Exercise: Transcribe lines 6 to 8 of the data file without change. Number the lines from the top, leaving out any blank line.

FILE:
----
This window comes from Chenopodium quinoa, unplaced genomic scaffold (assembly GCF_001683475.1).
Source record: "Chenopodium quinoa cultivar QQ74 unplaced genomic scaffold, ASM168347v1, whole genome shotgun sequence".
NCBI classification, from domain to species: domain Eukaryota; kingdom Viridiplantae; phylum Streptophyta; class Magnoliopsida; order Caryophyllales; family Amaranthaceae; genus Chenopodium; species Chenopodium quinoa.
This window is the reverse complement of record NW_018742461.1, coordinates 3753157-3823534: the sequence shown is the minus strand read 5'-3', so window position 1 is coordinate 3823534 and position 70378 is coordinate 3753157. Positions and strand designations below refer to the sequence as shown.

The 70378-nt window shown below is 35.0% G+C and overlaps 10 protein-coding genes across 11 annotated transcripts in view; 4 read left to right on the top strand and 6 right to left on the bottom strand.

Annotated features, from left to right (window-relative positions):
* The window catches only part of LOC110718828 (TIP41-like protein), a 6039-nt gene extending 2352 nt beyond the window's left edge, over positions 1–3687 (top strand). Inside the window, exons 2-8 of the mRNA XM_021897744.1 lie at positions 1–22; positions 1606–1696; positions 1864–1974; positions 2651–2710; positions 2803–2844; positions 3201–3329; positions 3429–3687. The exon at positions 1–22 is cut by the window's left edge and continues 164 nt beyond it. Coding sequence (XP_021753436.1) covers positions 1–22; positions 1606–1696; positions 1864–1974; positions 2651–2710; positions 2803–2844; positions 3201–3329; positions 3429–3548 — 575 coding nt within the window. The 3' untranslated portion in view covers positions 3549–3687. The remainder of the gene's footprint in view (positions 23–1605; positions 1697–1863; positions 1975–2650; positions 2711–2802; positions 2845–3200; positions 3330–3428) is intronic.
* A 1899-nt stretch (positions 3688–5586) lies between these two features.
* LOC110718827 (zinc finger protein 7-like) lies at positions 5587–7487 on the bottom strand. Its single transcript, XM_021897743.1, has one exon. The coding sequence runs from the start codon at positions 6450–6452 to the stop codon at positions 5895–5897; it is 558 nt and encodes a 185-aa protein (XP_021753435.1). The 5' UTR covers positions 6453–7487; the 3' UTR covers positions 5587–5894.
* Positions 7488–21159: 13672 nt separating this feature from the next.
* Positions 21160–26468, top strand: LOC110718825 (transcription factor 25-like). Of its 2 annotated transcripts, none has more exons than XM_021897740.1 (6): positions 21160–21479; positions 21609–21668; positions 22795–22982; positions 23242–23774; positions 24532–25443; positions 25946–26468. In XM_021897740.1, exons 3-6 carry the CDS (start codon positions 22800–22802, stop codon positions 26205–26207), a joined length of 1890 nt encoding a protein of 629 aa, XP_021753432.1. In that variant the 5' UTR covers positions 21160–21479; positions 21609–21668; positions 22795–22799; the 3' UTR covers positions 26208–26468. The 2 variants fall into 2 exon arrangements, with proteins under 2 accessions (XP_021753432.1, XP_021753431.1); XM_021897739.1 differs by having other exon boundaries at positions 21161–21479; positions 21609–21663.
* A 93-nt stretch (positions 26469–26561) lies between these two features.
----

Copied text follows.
Annotated features, from left to right (window-relative positions):
* The window catches only part of LOC110718828 (TIP41-like protein), a 6039-nt gene extending 2352 nt beyond the window's left edge, over positions 1–3687 (top strand). Inside the window, exons 2-8 of the mRNA XM_021897744.1 lie at positions 1–22; positions 1606–1696; positions 1864–1974; positions 2651–2710; positions 2803–2844; positions 3201–3329; positions 3429–3687. The exon at positions 1–22 is cut by the window's left edge and continues 164 nt beyond it. Coding sequence (XP_021753436.1) covers positions 1–22; positions 1606–1696; positions 1864–1974; positions 2651–2710; positions 2803–2844; positions 3201–3329; positions 3429–3548 — 575 coding nt within the window. The 3' untranslated portion in view covers positions 3549–3687. The remainder of the gene's footprint in view (positions 23–1605; positions 1697–1863; positions 1975–2650; positions 2711–2802; positions 2845–3200; positions 3330–3428) is intronic.
* A 1899-nt stretch (positions 3688–5586) lies between these two features.